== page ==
Recent tragedies have left many shattered and aching. It seems almost incomprehensible that such horrors have taken place. I wanted to take a moment to let all affected know that thoughts and prayers are being sent your way. Sometimes all we can do is say nothing and cry. At The Gentle Reader, we are weeping with you.

For some, the best way to work through deep thoughts and emotions is to go for a run or go to the gym. For others it may be spending time with loved ones, getting out in nature, or talking to a therapist. For me, I’ve found there is not one set way that works, but rather different ways to work though things at different times. One way that helps me is to write. I love the beauty of the written word and seeing my thoughts laid out in front of me. Writing in itself is an emotional journey. This is another reason why I love reading – because you see the beauty of words in front of you. You see how an author chose to put words together and link sentence to become stories, and you open yourself up to taking part in an emotional journey.

So today, as I try to work though the emotions of recent events, I wanted to simply write, and to share the words of one author that have helped me recently. I won’t be sharing a particular book, but actually two different poems. (I love poetry, but that’s going to be a topic for a different day). Emily Dickinson is my favorite poet. She used words (and punctuation) in such unique and compelling ways. I am drawn in when reading her works and feel a deep connection to them.

I’m not going to deep dive into these poems or give in-depth interpretations here. I look forward to doing that at a different time with other poetry. Today, I want share two poems that I’ve been thinking about recently. Maybe they won’t have any sort of impression on you, and maybe they will! I just encourage you to at least think about them and what, if any, meaning you see.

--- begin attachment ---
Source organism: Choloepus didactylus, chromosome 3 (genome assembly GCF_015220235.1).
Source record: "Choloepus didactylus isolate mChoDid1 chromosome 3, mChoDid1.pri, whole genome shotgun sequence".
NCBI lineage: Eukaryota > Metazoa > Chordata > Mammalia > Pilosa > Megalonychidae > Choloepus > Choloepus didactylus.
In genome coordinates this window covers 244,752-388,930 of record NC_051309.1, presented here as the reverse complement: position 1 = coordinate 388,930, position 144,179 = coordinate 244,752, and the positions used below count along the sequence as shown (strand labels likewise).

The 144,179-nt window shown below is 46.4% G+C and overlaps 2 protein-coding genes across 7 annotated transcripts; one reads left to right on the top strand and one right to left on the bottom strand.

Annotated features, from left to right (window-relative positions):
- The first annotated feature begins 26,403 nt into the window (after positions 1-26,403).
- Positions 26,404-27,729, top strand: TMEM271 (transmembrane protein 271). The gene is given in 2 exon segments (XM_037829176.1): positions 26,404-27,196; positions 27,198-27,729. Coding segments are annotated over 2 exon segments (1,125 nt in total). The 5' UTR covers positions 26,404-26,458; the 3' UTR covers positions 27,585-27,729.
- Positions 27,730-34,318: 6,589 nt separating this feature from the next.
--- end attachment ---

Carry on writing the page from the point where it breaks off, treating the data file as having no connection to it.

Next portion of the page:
“Dawn” is a brief but powerful poem. Particularly when times may be at their darkest and it seems that light will never come again:

Not knowing when the dawn will come
I open every door;
Or has it feathers like a bird,
Or billows like a shore?

“Angels in the Early Morning” is a poem I’ve been particularly drawn to recently. I like to believe that we may catch glimpses of angels around us., and I love the picture Dickinson paints in this piece:

Angels in the early morning
May be seen the dews among,
Stooping, plucking, smiling, flying:
Do the buds to them belong?

Angels when the sun is hottest
May be seen the sands among,
Stooping, plucking, sighing, flying;
Parched the flowers they bear along.

Dickinson had a way of conveying struggle, confusion, longing, hope, and joy (to name a few) in her works. One reason I love her writing is because I feel that at any given time a poem of hers can speak to me and my feelings. I can relate to what she’s saying. I hope that you will take time to read more of her poems and see if you feel any kind of connection. That is one of the joys of reading – to feel or think about the emotions stirred up from the words on the page.

Until next time,
The Gentle Reader